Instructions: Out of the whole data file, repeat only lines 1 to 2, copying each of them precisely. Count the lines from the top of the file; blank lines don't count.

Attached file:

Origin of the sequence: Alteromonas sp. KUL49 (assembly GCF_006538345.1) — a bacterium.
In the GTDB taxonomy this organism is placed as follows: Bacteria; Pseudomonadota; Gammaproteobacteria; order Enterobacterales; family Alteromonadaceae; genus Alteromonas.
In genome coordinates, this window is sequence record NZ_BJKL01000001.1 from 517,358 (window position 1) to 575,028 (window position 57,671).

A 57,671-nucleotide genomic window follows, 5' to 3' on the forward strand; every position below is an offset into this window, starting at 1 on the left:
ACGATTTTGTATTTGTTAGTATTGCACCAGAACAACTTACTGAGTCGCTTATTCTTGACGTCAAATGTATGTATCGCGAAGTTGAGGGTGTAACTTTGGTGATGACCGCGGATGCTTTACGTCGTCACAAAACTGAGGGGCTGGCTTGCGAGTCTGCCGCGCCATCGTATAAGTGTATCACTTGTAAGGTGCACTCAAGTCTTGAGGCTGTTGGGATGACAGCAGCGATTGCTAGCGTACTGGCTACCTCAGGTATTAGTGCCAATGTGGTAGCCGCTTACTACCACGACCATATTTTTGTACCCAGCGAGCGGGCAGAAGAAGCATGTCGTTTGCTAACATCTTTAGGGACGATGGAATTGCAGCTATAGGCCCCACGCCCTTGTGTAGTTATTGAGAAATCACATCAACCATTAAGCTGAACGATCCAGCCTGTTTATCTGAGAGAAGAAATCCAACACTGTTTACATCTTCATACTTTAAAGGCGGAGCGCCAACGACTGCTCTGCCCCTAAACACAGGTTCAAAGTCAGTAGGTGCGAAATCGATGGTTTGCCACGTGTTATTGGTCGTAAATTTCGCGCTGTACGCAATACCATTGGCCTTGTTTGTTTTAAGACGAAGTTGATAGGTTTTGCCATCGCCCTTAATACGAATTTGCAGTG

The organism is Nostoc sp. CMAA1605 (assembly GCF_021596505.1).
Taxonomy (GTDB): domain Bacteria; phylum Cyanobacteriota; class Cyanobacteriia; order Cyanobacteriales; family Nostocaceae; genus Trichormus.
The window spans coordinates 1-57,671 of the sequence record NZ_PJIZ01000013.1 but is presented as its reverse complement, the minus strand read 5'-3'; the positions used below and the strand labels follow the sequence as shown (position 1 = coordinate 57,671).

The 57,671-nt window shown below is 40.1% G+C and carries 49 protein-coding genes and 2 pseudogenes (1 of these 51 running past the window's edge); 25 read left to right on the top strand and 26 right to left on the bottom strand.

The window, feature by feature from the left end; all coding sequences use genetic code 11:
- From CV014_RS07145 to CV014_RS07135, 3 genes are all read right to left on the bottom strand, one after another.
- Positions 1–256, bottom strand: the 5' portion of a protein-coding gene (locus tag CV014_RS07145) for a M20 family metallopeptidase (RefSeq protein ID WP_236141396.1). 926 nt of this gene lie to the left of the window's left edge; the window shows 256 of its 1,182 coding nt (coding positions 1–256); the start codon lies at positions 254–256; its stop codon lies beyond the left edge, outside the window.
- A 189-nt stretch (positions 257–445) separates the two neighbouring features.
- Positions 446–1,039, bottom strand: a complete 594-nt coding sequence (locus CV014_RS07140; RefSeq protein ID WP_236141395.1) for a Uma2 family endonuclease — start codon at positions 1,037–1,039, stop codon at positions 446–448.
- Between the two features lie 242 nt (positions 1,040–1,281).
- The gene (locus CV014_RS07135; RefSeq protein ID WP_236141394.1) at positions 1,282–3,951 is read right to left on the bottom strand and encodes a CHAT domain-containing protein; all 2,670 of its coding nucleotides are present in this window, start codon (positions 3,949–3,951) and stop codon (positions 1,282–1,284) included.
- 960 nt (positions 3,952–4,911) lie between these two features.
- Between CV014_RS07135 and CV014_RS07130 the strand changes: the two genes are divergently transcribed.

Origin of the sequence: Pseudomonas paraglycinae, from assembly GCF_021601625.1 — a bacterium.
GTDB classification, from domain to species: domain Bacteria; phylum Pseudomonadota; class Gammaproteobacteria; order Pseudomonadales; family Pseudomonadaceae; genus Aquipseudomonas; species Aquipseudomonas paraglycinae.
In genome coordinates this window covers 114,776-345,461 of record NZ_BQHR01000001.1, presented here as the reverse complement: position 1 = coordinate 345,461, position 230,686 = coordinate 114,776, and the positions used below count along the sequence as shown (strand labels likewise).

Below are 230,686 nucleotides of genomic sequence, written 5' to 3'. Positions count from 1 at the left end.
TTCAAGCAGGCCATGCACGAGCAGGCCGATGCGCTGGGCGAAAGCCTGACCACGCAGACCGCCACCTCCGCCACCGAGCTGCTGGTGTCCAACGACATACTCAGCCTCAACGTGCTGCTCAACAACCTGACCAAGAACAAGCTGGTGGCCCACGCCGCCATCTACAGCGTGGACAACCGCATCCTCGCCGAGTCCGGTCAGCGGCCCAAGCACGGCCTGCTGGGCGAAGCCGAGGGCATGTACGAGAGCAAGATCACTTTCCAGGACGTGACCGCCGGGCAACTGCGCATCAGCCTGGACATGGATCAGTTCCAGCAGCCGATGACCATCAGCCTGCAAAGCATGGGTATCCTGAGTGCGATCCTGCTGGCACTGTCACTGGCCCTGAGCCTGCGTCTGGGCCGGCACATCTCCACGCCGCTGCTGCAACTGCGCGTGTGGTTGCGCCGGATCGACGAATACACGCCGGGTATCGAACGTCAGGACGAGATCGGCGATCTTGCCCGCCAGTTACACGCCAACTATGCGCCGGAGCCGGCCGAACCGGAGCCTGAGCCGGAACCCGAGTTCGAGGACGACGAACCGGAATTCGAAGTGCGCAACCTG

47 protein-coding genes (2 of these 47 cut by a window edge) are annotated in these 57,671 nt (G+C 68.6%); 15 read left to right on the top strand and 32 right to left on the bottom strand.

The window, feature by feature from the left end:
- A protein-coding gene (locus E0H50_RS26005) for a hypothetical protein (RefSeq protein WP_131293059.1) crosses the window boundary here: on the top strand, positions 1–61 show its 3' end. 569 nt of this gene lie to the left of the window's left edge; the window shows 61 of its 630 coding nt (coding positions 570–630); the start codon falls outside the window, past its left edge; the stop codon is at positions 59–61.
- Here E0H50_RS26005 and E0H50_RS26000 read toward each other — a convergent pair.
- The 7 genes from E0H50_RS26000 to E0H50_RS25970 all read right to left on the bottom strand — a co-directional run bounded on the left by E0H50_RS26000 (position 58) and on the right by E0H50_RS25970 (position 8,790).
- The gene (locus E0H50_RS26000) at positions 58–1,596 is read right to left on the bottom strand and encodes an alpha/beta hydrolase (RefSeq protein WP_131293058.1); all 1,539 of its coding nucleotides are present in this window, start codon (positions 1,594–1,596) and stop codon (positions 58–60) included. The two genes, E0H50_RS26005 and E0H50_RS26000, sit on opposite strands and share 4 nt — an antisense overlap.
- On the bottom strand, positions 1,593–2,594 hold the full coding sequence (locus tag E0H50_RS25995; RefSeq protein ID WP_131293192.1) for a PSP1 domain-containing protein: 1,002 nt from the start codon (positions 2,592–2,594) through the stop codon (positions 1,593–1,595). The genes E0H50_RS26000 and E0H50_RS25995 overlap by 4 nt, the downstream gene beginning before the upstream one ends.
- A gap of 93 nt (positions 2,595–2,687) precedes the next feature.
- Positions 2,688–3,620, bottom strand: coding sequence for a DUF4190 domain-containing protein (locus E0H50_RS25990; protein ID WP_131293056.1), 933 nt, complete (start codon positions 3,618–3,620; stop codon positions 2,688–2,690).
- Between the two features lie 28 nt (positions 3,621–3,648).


Origin of the sequence: Alteromonas sp. KUL49 (assembly GCF_006538345.1) — a bacterium.
In the GTDB taxonomy this organism is placed as follows: Bacteria; Pseudomonadota; Gammaproteobacteria; order Enterobacterales; family Alteromonadaceae; genus Alteromonas.